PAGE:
I'd been dribbling to watch this for months. It stars Valerie Leon! Let the rest of the film be rubbish; I didn't care. Her contract may or may not have had a no-nudity clause (though an ill-lit bedroom moment would appear to give the lie to that rumour) but at least she'd have plenty of push-up nightgowns. Yup. Making the most of Ms Leon's impressive assets, this film gives the lie to any notion that Wonderbras are a recent invention. There's nothing as eye-popping as some of the film's publicity stills (which could surely have been included as DVD extras in a photo gallery?) but she's definitely easy on the eye. Strangely pale-faced, but lovely.
Side-note for the culturally illiterate: Valerie Leon was a mainstay of the legendary Carry On films. Tall, beautiful and busty, she did a fair amount of movie work - including The Spy Who Loved Me and Never Say Never Again, albeit barely recognisable in the latter.
This film is based on a Bram Stoker novel, The Jewel of the Seven Stars. This wasn't a good sign. Stoker wrote one famous novel (Dracula) and a load of tripe that somehow tends to get adapted for film anyway. Ken Russell's Lair of the White Worm was a Stoker adaptation too. Bizarrely, given Hammer's fondness for period adaptations, they dragged Stoker's novel into the present day. I can't see any reason for them to do this, but for me it made this film reminiscent of an early Pertwee Doctor Who story. It even stars Channing (Hugh Burden) from Spearhead from Space!
The story has a few surprises up its sleeve. The romantic leads (traditionally the weak link in Hammer movies) don't end up plodding through the usual predictabilities and are even quite well played! Valerie Leon occasionally seems to be sleepwalking, but Mark Edwards puts in a wholehearted performance. The resolution of his plot thread is jarringly abrupt, but perhaps the more effective for being so. Characters who are obviously being groomed for death don't get murdered, while one's often in the dark about who are the goodies and who are the baddies (or if, indeed, there are any of the former).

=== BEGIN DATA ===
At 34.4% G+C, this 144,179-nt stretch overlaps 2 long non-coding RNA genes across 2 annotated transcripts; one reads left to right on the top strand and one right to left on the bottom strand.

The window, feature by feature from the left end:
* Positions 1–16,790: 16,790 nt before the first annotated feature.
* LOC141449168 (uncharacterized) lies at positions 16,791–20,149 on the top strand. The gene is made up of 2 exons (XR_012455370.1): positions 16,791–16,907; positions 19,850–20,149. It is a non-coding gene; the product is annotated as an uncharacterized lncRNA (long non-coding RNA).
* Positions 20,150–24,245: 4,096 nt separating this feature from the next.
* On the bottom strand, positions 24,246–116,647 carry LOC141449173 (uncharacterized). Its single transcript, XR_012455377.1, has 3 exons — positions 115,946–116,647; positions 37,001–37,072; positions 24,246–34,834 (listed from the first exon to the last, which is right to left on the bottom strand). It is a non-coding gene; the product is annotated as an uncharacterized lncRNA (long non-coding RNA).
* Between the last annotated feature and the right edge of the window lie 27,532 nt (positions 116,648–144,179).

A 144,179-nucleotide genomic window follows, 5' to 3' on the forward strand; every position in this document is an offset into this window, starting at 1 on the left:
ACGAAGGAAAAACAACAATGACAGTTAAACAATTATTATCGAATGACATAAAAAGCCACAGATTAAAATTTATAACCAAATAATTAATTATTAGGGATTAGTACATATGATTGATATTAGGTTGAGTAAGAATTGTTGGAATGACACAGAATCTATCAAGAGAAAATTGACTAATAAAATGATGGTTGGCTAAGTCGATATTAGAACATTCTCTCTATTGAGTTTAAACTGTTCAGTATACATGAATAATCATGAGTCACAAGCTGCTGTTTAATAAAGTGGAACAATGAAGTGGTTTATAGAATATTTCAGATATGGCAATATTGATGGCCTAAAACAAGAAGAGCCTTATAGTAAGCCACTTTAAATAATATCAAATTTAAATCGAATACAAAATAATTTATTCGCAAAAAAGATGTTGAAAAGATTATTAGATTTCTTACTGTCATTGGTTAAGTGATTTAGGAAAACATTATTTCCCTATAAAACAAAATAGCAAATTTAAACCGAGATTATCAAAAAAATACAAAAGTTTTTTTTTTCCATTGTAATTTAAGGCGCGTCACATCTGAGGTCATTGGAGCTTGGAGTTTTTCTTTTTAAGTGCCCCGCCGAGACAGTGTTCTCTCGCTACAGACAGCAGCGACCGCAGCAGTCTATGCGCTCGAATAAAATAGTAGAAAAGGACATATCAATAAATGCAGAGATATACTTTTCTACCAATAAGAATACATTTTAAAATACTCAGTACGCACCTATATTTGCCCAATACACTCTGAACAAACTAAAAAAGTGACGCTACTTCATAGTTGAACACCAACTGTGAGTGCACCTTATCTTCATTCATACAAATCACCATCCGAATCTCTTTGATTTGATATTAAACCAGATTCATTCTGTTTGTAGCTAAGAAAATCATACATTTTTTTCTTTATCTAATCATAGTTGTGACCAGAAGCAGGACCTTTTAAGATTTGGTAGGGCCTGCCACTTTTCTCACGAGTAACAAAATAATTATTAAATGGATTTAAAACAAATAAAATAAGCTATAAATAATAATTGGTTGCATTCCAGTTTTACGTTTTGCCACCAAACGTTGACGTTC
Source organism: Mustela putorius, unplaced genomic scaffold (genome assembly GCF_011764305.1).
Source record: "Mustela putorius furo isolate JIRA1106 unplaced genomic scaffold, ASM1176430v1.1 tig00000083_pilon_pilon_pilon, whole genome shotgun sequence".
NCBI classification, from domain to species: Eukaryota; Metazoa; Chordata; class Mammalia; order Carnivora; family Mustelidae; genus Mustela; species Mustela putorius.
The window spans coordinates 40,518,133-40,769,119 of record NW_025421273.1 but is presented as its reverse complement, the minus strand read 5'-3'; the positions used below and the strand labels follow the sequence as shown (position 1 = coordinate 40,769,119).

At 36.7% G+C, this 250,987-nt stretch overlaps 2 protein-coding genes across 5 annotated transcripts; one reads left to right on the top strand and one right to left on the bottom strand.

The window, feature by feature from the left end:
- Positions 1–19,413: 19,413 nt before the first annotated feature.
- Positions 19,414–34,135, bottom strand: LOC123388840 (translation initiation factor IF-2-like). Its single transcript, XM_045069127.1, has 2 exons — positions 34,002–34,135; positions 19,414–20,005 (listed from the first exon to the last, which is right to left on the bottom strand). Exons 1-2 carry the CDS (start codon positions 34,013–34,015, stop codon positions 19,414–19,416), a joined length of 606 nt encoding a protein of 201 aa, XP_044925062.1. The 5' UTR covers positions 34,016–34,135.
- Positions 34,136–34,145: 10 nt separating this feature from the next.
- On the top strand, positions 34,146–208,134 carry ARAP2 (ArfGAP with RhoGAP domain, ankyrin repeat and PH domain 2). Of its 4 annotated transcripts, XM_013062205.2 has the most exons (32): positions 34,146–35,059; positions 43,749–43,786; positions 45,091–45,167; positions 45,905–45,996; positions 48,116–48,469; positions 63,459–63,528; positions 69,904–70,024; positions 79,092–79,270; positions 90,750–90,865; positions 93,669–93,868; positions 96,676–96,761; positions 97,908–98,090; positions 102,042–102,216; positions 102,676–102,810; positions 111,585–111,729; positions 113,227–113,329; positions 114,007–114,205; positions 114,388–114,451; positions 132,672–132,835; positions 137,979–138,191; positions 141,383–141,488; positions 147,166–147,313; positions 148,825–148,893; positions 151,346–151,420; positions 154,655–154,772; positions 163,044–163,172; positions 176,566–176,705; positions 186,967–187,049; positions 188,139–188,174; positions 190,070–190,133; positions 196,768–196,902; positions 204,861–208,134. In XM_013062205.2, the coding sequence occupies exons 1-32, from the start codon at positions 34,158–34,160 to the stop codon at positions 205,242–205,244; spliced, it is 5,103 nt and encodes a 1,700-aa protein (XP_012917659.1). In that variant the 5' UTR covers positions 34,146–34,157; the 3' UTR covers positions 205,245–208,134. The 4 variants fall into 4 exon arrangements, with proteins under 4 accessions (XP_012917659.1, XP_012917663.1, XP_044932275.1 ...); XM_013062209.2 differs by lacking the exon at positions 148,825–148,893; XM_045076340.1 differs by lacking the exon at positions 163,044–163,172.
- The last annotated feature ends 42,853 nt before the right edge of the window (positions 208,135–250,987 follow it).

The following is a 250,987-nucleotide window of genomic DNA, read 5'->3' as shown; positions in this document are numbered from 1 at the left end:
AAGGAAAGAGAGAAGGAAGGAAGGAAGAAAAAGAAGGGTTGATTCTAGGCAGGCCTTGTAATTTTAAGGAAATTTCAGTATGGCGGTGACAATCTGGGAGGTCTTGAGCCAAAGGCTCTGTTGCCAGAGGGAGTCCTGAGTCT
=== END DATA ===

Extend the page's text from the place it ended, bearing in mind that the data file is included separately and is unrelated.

A couple of things distracted me. There's a character called Tod Browning, which set me wondering whether this was an actual name from Stoker's novel or a nod to the director of, among others, the original 1931 Bela Lugosi Dracula, Freaks and London after Midnight. There's also a hospital porter who's a dead ringer vocally for Richard Briers.
Unfortunate fact: apparently the director, Seth Holt, died before completing this film.
Overall, this isn't a bad movie. It's not an all-time classic, but it trots efficiently through its 90-minute running time without committing any obvious atrocities. The Egyptology is always good for a laugh, with psychotic inanimate objects and the hieroglyphic equivalent of girlie mags all over the walls of Tera's tomb. Presumably they liked a handy-shandy in Ancient Egypt as much as the rest of us, even if they couldn't draw to save their lives. I'm undecided about the merits of dragging Stoker's original into the 1970s, but somehow the film retains a Victorian feel anyway. There's a flashback in which the main characters look exactly the same despite ostensibly being twenty-five years younger, but somehow such things in Hammer movies just add to the charm. I enjoyed it.